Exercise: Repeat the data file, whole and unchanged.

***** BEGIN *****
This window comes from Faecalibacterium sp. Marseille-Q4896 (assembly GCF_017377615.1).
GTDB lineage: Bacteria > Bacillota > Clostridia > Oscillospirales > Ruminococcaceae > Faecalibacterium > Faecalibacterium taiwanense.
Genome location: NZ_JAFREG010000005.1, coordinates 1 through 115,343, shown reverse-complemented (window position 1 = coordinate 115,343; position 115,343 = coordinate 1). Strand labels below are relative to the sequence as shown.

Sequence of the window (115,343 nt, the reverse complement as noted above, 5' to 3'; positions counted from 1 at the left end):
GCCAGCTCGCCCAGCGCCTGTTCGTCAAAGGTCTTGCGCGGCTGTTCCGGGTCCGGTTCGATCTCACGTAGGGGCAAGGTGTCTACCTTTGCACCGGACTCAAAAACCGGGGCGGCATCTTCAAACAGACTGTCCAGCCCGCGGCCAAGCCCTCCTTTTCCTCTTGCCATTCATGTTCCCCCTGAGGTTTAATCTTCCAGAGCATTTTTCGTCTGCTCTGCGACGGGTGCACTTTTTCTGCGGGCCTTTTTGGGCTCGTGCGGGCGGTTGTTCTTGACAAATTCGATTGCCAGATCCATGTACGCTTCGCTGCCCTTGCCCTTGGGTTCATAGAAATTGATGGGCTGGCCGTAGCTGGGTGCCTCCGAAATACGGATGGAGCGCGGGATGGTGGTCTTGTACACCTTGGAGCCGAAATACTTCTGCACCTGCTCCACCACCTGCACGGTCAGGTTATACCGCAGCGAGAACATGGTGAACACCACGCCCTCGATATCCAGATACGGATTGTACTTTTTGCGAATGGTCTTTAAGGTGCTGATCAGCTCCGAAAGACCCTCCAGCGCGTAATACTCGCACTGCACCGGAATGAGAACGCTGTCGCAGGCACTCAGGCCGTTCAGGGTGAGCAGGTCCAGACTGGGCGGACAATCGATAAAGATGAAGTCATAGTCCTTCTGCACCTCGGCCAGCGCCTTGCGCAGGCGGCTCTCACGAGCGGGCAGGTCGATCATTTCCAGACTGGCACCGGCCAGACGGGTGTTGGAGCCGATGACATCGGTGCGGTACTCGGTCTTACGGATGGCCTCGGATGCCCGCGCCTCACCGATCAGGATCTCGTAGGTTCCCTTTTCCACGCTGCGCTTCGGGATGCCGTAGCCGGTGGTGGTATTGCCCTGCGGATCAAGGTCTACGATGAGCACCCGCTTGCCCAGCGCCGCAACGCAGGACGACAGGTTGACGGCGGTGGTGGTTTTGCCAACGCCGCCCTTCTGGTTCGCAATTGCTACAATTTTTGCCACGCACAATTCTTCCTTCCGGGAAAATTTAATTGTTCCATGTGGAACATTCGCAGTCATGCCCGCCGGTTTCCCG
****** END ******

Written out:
This window comes from Faecalibacterium sp. Marseille-Q4896 (assembly GCF_017377615.1).
GTDB lineage: Bacteria > Bacillota > Clostridia > Oscillospirales > Ruminococcaceae > Faecalibacterium > Faecalibacterium taiwanense.
Genome location: NZ_JAFREG010000005.1, coordinates 1 through 115,343, shown reverse-complemented (window position 1 = coordinate 115,343; position 115,343 = coordinate 1). Strand labels below are relative to the sequence as shown.

Sequence of the window (115,343 nt, the reverse complement as noted above, 5' to 3'; positions counted from 1 at the left end):
GCCAGCTCGCCCAGCGCCTGTTCGTCAAAGGTCTTGCGCGGCTGTTCCGGGTCCGGTTCGATCTCACGTAGGGGCAAGGTGTCTACCTTTGCACCGGACTCAAAAACCGGGGCGGCATCTTCAAACAGACTGTCCAGCCCGCGGCCAAGCCCTCCTTTTCCTCTTGCCATTCATGTTCCCCCTGAGGTTTAATCTTCCAGAGCATTTTTCGTCTGCTCTGCGACGGGTGCACTTTTTCTGCGGGCCTTTTTGGGCTCGTGCGGGCGGTTGTTCTTGACAAATTCGATTGCCAGATCCATGTACGCTTCGCTGCCCTTGCCCTTGGGTTCATAGAAATTGATGGGCTGGCCGTAGCTGGGTGCCTCCGAAATACGGATGGAGCGCGGGATGGTGGTCTTGTACACCTTGGAGCCGAAATACTTCTGCACCTGCTCCACCACCTGCACGGTCAGGTTATACCGCAGCGAGAACATGGTGAACACCACGCCCTCGATATCCAGATACGGATTGTACTTTTTGCGAATGGTCTTTAAGGTGCTGATCAGCTCCGAAAGACCCTCCAGCGCGTAATACTCGCACTGCACCGGAATGAGAACGCTGTCGCAGGCACTCAGGCCGTTCAGGGTGAGCAGGTCCAGACTGGGCGGACAATCGATAAAGATGAAGTCATAGTCCTTCTGCACCTCGGCCAGCGCCTTGCGCAGGCGGCTCTCACGAGCGGGCAGGTCGATCATTTCCAGACTGGCACCGGCCAGACGGGTGTTGGAGCCGATGACATCGGTGCGGTACTCGGTCTTACGGATGGCCTCGGATGCCCGCGCCTCACCGATCAGGATCTCGTAGGTTCCCTTTTCCACGCTGCGCTTCGGGATGCCGTAGCCGGTGGTGGTATTGCCCTGCGGATCAAGGTCTACGATGAGCACCCGCTTGCCCAGCGCCGCAACGCAGGACGACAGGTTGACGGCGGTGGTGGTTTTGCCAACGCCGCCCTTCTGGTTCGCAATTGCTACAATTTTTGCCACGCACAATTCTTCCTTCCGGGAAAATTTAATTGTTCCATGTGGAACATTCGCAGTCATGCCCGCCGGTTTCCCG